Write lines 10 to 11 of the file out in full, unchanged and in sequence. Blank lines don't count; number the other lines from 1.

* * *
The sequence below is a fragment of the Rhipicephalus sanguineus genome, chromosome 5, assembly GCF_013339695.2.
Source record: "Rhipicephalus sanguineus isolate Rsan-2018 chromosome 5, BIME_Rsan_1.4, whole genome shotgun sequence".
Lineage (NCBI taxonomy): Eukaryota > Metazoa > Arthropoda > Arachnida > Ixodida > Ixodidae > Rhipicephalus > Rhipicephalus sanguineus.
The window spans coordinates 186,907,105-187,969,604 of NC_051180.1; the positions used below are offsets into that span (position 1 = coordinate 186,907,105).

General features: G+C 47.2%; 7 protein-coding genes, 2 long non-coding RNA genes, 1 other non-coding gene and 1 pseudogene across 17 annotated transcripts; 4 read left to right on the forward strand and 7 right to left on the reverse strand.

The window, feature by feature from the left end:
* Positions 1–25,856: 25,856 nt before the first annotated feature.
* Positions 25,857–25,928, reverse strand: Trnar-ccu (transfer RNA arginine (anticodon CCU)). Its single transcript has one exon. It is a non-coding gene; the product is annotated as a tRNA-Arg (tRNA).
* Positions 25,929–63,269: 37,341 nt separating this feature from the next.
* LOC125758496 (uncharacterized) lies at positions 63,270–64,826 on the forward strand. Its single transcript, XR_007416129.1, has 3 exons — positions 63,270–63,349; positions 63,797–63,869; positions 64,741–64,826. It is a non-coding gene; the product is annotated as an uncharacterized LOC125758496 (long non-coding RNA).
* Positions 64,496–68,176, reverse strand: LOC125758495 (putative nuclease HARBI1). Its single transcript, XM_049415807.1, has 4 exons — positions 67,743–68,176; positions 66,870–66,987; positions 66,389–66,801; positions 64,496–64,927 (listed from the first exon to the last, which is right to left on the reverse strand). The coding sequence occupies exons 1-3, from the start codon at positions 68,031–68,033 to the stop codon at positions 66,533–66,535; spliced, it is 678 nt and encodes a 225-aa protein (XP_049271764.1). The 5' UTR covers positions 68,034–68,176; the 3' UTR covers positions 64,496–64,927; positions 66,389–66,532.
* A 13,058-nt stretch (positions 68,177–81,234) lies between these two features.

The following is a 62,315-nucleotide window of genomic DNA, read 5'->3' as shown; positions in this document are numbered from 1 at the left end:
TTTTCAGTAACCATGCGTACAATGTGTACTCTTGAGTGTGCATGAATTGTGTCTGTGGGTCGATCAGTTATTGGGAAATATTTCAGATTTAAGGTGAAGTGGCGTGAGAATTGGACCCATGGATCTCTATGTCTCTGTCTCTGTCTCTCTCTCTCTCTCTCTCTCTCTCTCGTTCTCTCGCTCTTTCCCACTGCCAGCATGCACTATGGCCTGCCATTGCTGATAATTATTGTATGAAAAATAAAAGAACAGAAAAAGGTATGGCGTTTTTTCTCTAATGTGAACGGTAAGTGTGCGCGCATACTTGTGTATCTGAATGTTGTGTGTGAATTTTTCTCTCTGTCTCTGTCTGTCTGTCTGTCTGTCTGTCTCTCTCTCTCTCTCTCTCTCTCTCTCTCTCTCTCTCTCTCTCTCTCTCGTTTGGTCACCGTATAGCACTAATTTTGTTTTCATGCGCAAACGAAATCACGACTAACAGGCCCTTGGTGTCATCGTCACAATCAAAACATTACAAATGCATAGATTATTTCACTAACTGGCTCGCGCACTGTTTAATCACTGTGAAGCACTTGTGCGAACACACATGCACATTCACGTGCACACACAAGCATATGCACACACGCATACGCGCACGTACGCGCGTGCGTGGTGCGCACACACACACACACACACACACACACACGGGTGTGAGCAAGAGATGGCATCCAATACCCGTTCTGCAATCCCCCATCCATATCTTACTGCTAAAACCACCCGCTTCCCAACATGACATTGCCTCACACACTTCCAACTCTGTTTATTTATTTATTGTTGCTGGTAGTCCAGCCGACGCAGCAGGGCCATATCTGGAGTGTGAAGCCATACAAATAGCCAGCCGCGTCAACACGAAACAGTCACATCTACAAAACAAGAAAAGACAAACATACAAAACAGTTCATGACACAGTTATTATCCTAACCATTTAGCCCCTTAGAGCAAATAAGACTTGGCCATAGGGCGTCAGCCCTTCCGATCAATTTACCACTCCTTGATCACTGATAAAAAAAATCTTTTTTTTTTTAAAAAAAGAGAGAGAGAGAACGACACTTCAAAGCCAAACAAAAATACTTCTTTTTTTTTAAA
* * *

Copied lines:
* LOC125758496 (uncharacterized) lies at positions 63,270–64,826 on the forward strand. Its single transcript, XR_007416129.1, has 3 exons — positions 63,270–63,349; positions 63,797–63,869; positions 64,741–64,826. It is a non-coding gene; the product is annotated as an uncharacterized LOC125758496 (long non-coding RNA).
* Positions 64,496–68,176, reverse strand: LOC125758495 (putative nuclease HARBI1). Its single transcript, XM_049415807.1, has 4 exons — positions 67,743–68,176; positions 66,870–66,987; positions 66,389–66,801; positions 64,496–64,927 (listed from the first exon to the last, which is right to left on the reverse strand). The coding sequence occupies exons 1-3, from the start codon at positions 68,031–68,033 to the stop codon at positions 66,533–66,535; spliced, it is 678 nt and encodes a 225-aa protein (XP_049271764.1). The 5' UTR covers positions 68,034–68,176; the 3' UTR covers positions 64,496–64,927; positions 66,389–66,532.